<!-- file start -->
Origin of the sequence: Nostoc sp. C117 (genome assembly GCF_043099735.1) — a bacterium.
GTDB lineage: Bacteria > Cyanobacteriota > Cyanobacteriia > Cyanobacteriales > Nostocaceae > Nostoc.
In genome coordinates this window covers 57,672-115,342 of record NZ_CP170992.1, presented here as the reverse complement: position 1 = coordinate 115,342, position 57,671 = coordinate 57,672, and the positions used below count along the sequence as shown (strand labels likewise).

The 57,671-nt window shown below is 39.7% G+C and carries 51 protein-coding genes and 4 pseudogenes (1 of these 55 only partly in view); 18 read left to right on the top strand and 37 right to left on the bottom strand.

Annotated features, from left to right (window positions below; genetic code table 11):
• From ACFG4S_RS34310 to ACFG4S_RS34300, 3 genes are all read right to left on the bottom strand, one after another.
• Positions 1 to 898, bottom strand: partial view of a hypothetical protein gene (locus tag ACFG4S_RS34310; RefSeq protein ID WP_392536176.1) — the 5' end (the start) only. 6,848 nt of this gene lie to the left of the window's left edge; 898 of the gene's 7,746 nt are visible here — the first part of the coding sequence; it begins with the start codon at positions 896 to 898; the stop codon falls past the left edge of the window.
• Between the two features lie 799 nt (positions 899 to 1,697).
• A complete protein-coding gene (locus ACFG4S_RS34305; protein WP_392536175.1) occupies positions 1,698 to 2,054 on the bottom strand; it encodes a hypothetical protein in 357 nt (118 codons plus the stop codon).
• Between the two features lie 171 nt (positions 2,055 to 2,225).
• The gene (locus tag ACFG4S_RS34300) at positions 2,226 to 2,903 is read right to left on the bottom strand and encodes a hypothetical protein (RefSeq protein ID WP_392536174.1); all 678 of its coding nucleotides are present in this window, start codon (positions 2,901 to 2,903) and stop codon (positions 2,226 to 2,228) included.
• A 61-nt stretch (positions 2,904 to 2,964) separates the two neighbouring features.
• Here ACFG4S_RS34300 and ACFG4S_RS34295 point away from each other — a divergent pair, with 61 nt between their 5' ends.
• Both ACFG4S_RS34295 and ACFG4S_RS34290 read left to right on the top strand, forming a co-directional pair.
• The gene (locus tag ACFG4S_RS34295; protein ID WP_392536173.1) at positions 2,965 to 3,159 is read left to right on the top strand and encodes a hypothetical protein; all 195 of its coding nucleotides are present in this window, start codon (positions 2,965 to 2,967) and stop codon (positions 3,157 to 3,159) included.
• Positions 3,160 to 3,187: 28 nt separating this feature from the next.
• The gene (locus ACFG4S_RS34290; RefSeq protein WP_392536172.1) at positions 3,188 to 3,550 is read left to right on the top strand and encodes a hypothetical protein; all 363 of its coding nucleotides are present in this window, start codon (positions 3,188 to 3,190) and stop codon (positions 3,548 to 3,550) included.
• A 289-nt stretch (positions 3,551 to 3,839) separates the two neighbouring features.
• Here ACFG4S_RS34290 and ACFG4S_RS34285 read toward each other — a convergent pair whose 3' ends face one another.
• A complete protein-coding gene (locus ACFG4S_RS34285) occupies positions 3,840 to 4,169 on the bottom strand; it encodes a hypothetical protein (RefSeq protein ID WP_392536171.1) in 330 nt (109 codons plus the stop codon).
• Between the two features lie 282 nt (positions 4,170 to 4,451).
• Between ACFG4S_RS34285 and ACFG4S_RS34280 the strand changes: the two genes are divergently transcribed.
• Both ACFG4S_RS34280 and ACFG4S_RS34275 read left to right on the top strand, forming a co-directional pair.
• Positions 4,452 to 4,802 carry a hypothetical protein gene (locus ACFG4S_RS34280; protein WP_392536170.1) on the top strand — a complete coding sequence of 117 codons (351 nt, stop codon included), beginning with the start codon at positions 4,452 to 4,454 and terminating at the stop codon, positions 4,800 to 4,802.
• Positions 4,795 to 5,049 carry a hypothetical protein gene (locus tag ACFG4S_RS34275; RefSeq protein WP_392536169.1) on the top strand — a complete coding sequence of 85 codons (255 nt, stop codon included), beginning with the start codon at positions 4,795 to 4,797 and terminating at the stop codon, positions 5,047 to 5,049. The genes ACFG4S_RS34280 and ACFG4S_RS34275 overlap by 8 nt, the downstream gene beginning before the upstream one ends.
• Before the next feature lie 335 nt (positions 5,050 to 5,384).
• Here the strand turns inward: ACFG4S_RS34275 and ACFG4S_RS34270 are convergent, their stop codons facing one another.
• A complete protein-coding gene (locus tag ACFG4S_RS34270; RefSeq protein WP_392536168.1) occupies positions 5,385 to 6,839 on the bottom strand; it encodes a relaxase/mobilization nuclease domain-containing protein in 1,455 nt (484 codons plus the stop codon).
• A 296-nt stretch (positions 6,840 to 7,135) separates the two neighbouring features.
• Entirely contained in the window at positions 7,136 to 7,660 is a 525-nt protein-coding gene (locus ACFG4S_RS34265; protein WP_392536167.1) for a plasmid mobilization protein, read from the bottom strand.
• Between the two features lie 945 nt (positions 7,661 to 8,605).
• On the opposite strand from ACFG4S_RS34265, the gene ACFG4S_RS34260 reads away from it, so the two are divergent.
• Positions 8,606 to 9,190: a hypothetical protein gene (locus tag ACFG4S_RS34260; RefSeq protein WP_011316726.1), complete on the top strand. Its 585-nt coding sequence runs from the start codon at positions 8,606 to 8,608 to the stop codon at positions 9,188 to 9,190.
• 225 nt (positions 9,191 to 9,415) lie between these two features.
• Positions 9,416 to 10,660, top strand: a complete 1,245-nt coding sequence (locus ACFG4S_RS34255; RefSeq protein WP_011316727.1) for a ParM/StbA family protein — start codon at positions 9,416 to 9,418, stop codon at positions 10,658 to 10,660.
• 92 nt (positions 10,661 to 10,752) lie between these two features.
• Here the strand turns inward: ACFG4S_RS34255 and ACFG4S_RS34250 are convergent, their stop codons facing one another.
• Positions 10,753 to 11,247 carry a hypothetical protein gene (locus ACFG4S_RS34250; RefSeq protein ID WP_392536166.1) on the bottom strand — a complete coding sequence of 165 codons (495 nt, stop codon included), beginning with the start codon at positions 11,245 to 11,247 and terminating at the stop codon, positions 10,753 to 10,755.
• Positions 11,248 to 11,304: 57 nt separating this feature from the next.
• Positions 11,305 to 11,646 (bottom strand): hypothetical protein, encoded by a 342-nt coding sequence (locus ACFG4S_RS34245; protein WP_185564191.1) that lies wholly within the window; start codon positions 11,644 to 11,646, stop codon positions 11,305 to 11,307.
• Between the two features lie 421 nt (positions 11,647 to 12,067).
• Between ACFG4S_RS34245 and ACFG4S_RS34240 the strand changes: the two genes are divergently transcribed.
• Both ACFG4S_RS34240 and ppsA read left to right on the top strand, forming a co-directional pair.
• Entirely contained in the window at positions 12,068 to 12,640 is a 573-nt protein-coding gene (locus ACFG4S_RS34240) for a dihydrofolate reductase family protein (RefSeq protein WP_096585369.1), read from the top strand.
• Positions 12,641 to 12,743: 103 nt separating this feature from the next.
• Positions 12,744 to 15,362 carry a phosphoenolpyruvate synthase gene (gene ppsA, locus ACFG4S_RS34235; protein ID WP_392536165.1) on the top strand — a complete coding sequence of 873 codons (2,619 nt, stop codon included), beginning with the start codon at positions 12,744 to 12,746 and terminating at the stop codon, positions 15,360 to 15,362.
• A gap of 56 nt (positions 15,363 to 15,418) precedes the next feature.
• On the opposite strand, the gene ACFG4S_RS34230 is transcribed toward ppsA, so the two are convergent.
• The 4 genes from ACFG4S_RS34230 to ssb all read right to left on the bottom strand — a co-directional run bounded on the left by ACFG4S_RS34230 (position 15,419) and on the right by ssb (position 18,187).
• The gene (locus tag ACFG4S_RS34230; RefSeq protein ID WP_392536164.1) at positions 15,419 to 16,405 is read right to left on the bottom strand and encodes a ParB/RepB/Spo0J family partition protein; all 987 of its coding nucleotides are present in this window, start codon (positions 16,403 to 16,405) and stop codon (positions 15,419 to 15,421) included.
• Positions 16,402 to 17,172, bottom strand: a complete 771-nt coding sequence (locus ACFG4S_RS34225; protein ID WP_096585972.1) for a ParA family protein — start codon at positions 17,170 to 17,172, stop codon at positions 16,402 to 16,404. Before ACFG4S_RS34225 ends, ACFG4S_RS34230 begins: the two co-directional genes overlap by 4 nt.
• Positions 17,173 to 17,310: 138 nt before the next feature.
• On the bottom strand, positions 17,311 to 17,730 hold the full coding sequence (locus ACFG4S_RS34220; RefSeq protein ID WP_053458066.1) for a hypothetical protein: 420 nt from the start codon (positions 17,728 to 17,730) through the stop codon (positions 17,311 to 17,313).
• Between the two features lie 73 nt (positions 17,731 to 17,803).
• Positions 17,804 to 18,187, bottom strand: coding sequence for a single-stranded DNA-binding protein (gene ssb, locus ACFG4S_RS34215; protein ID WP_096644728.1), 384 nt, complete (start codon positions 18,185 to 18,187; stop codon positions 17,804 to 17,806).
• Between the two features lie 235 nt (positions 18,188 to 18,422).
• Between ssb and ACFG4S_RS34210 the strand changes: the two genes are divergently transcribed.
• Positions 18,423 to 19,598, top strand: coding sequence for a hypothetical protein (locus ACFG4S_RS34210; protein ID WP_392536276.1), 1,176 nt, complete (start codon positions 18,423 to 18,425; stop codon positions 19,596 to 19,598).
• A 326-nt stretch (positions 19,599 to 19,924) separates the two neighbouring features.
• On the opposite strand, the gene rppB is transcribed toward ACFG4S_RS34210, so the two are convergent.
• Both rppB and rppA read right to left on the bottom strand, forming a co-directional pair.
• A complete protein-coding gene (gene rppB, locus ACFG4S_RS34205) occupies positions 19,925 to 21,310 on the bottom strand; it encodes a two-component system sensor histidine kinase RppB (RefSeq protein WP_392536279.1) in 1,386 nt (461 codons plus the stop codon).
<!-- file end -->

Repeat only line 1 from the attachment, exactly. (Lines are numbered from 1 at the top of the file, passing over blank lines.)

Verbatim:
Origin of the sequence: Nostoc sp. C117 (genome assembly GCF_043099735.1) — a bacterium.